Little Dorrit Discussion Questions

The Pickwick Book Club is a community of local bookworms, students, and teachers who meet monthly to discuss Victorian novels. From January-May, 2018, we will study Little Dorrit, by Charles Dickens.

Many thanks to Tara Thomas, Literature Ph.D. Candidate at UC Santa Cruz, for providing the following discussion questions. 

Book club discussion dates and questions
Date Questions

February 11

Chapters: Book I, Ch. 1-18
  1. Lionel Trilling writes that Little Dorrit “is more about society than any other of the novels, that it is about society in its very essence”. Why does incarceration feature so heavily in this most social of Dickens’s novels, and what might this say about incarceration in the nineteenth century imaginary?

  2. Given that Dickens began writing Little Dorrit (originally “Nobody’s Fault”) as a political commentary on present day English politics, why does Dickens chose to set the novel thirty years in the past? Why locate the novel’s beginning outside of England?

  3. Little Dorrit’s Chapter X is renowned for giving Victorians a heightened awareness of the role of the artist as social critic. Chapter X is the most obvious social critique in the novel. Are there other, more disseminated, social critiques throughout the text? How does Dickens continue his critique of government throughout the novel?

  4. Through the plots and subplots of the novel, Dickens draws us into the complex kinship ties of numerous families who often challenge conventional understandings of the Victorian nuclear family. How is kinship understood in the novel? In what ways is Dickens commenting on familial relations as socially constructed, as an organizing principle of society?

  5. How does Dickens’ characterization of characters in Little Dorrit reflect the novel’s interest in the social? How are characters seemingly shaped by the social and societal expectations in the novel? Might we read this in itself as social critique in the novel?

March 11

Chapters: Book I, Ch. 19-36
  1. Is Charles Dickens an essentially English novelist or is he a novelist of the world? Do you think he writes narrowly about England and Englishness or are worldly and global matters also a part of his imaginative terrain? Consider Little Dorrit as well as other works by Dickens you may have read.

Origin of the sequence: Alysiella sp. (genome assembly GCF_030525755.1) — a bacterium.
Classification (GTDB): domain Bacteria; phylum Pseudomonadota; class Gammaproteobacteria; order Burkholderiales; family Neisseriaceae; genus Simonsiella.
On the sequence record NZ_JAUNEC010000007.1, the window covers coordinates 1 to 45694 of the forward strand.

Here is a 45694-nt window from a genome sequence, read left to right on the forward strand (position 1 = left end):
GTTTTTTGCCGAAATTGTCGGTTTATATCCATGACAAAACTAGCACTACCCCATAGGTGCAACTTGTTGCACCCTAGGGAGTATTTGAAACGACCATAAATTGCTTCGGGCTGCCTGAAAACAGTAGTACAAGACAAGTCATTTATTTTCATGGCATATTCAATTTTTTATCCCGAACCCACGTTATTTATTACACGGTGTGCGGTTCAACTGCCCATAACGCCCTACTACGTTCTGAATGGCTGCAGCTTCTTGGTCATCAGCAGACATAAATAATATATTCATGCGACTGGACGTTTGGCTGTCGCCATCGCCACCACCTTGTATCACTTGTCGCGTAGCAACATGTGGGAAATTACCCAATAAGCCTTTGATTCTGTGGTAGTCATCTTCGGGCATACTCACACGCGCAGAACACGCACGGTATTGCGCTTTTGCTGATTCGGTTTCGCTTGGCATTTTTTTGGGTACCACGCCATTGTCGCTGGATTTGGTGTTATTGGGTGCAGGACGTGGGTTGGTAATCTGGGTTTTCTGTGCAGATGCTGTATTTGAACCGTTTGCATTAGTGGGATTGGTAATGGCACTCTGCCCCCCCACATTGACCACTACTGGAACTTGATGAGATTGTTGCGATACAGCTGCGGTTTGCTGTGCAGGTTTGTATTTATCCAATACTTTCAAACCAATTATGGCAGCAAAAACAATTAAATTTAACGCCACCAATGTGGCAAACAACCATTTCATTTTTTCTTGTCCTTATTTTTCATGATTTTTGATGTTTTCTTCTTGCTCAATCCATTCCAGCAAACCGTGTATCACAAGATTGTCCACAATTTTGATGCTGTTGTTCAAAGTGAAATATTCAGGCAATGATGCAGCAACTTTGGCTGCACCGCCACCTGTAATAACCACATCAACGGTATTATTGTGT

2. Why does the novel begin in Marseilles? How are England’s entanglements abroad a part of the novel’s plot even when the narrative relocates to England?

  3. What role does travel play in the novel? Which characters travel? How do movement and experiences outside of England change these characters and change their experiences of England?

  4. What do foreign languages in the novel signify? Find passages that involve foreign languages. How is language and language use in Little Dorrit connected to national, cultural, and personal identity?

  5. What characters in the novel are framed as foreign or international? How do they animate and complicate the domestic plot of the novel? What does their foreign or cosmopolitan or worldly identity register? What ideas is the foreign associated with?

  6. Is Tattycoram foreign or domestic—is she an insider or outsider figure, does she exist at the center or on the periphery, is she "English" or "non-English" in a metaphorical sense? How do discourses of race and class overlap in Dickens's novel? How might we interpret the casting choice of the actress in the Little Dorrit miniseries we have been screening?

Resource: "Dickens and the World" discussion questions and readings (PDF)

Many thanks to Nirshan Perera for the March discussion questions!

April 8

Chapters: Book II, Ch. 1-18

We are now going to look at the novel through the filter of its aging characters.

  1. How does Dickens treat his older characters? Are they sympathetic, still vital, or villains and knaves? Does Dickens have many older characters in Little Dorrit?

  2. Name all the aging characters in the novel, both major and minor. (Hint: there are at least eleven.) What percent of these characters are over the age of 50?

    1. What best describes these characters?